In May of 2021, Scott Bianchi and Jo Huang opened The Botanicale, a plant emporium and tasting room, in the Fremont neighborhood of Seattle to showcase the engaged couple’s two passions — craft beer, wine and spirits for him, tropical plants for her. The result is a hidden gem: A cozy and inviting space below street level in the rear of a building on North 36th Street, with a comfortable outdoor seating area to enjoy a drink while perusing the library of tropical plants and accompanying pots, grow lights and other merchandise, all hand-selected by Huang.
The lineup of beer and wine is curated by Bianchi, designed to connect guests directly to the brewers and winemakers with whom he and Huang have forged personal relationships.
“What I want is for everyone who is open to it to learn something about the brewer or winemaker that they can’t read online or find on a website,” Bianchi says. “I think having that connection to the places and the people behind what you’re drinking creates a more special feeling to it than just ordering something and drinking it.”
The small tables and delightfully mismatched chairs and stools sit among shelves upon shelves of tropical plants of all shapes and sizes that are for sale, but also to just enjoy inside the tasting room.
“I grew up in Guam, and tropical plants are my favorite. They just remind me of home and what I grew up seeing in the wild,” says Huang, who further cultivated her interest in plants and flowers while working at an on-campus florist while studying at UCLA. “I studied psychology, but I find myself relating psychology, healing and growth to everything around me. The way plants adapt to lower-light situations, us humans are resilient in that way too. Our favorite makers have carved their own path and shown resilience in their own ways.”
Huang started a cottage business selling plants out of the Renton condo she shares with Bianchi during the COVID-19 pandemic, but wanted to expand out of their home to a showroom where she could entertain prospective “planterior design” clients and display her entire collection at once.
A location in SoDo was promising, and would have allowed for Bianchi to host occasional beer shares, tastings and private events based around Seahawks, Mariners or Sounders games as well. But the logistical problems of bringing water to that space for all of Huang’s plants were unable to be solved, bringing them to the Fremont location.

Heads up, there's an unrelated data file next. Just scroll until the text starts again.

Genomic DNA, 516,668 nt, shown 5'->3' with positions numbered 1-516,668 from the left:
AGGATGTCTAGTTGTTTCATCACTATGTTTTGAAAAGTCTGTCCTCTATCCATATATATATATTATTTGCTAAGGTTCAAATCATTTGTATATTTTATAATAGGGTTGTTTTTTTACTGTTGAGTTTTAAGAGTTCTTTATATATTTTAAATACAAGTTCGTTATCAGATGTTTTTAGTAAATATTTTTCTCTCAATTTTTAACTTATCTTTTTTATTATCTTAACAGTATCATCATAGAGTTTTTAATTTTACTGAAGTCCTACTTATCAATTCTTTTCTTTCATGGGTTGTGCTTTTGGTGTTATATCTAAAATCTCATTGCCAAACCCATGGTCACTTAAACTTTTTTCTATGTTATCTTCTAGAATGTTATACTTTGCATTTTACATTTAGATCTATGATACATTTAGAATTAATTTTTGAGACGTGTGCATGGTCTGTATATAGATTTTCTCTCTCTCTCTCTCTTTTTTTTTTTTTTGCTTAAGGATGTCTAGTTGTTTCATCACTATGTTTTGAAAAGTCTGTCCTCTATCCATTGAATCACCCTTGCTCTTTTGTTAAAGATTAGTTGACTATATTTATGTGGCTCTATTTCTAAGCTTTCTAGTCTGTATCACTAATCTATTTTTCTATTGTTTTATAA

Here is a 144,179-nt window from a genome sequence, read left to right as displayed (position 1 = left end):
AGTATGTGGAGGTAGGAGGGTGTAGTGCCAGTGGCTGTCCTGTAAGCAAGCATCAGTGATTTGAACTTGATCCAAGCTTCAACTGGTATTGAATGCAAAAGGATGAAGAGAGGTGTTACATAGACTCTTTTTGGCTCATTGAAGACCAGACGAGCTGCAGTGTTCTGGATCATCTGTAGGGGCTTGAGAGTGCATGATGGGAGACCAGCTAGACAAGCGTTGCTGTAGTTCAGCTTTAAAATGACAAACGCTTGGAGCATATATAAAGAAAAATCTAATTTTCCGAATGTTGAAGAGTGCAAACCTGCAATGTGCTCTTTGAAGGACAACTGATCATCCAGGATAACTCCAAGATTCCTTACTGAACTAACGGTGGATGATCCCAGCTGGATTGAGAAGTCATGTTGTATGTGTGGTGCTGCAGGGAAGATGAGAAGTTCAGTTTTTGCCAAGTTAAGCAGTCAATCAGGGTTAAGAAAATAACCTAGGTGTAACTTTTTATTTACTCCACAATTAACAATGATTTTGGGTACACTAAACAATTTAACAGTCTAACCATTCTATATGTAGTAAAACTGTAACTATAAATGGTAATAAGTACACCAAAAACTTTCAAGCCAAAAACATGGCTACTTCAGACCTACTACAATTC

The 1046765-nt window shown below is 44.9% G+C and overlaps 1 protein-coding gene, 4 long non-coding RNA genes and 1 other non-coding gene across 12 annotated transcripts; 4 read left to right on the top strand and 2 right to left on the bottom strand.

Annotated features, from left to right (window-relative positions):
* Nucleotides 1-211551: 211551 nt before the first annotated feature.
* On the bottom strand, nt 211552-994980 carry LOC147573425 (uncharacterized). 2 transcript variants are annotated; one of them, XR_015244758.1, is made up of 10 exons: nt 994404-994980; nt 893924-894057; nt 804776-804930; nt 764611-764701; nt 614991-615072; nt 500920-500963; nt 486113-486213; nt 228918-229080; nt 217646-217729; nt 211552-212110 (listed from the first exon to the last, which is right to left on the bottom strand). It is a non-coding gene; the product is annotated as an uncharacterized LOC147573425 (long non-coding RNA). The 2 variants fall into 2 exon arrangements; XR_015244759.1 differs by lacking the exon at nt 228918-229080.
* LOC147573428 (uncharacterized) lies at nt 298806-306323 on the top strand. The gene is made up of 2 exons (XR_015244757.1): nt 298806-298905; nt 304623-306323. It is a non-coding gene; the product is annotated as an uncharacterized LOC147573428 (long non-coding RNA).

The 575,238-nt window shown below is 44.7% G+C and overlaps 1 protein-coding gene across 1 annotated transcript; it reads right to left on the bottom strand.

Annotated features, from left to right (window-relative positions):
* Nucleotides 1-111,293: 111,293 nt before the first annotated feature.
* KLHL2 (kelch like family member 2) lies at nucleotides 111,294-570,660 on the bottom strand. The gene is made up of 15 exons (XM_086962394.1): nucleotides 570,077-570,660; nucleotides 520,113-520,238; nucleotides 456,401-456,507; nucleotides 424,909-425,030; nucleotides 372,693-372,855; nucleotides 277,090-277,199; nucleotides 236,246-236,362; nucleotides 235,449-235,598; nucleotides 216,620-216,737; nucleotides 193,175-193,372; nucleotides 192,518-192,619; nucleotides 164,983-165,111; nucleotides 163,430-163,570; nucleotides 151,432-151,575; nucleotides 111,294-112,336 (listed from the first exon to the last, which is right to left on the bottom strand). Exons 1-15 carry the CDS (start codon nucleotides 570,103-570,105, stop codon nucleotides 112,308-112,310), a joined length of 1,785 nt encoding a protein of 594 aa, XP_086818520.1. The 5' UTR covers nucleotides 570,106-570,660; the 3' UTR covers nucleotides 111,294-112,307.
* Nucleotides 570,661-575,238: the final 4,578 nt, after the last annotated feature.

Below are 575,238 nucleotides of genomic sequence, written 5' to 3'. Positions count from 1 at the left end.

“We love that you have to be intentional about coming in here, and we love seeing the look on people’s faces when they walk in, like, ‘What is this place?,’” Bianchi says. “We’ve created a really cool, magical atmosphere.”
The work Bianchi put in during the leadup to opening The Botanicale, which included cold-calling, emailing and direct messaging his favorite brewers and leaning on friends like fellow Blaine native Josh Atwood Smith of Atwood Ales to make introductions to those in the industry whose work he admired. This hard work bore fruit in the form of two collaborations.
The first, with Barmann Cellars on the Mount Baker Highway in Everson, Washington, resulted in a blended white wine called Nouveaux Amis — French for “new friends.”
“Jesse (Nickerson) and Steph (Barmann) are just amazing people and when Jo and I went out to do a tasting with them we were just blown away by what they make,” Bianchi says. Nouveaux Amis, under Barmann’s Irrational Wines label, is a dry and refreshing blend of 70% Siegerrebe and 30% Madeleine Angevine and is sold exclusively at The Botanic(ale).
Another collaboration, with Bellingham-based Artivem Mead Co., produced a black currant, oolong tea and black pepper mead.
Bianchi and Huang hope to keep collaborating with their favorite producers, and other plans for the future include expanding their outdoor space and possibly knocking down an indoor wall to create a roomier environment.
Bianchi’s passion for craft beer and wine stems from adversity. He has been cancer-free for 10 years after being diagnosed with bone cancer in his leg while teaching preschool in Japan.
After he finished a 10-month stay in a Tokyo hospital, he and a friend took a 48-day road trip around the United States spurred by the elevated chances of relapse in the particular form of cancer Bianchi had. Along the way, they ate barbecue in Texas and visited iconic craft breweries like Russian River in Santa Rosa, California, and The Alchemist in Stowe, Vermont.
“One of the very first beers that blew my mind was Adam by Hair of the Dog in Portland. I had never tasted anything like it, and I loved the early Fremont barrel aged stouts. I just expanded from there and just wanted to try everything,” he says.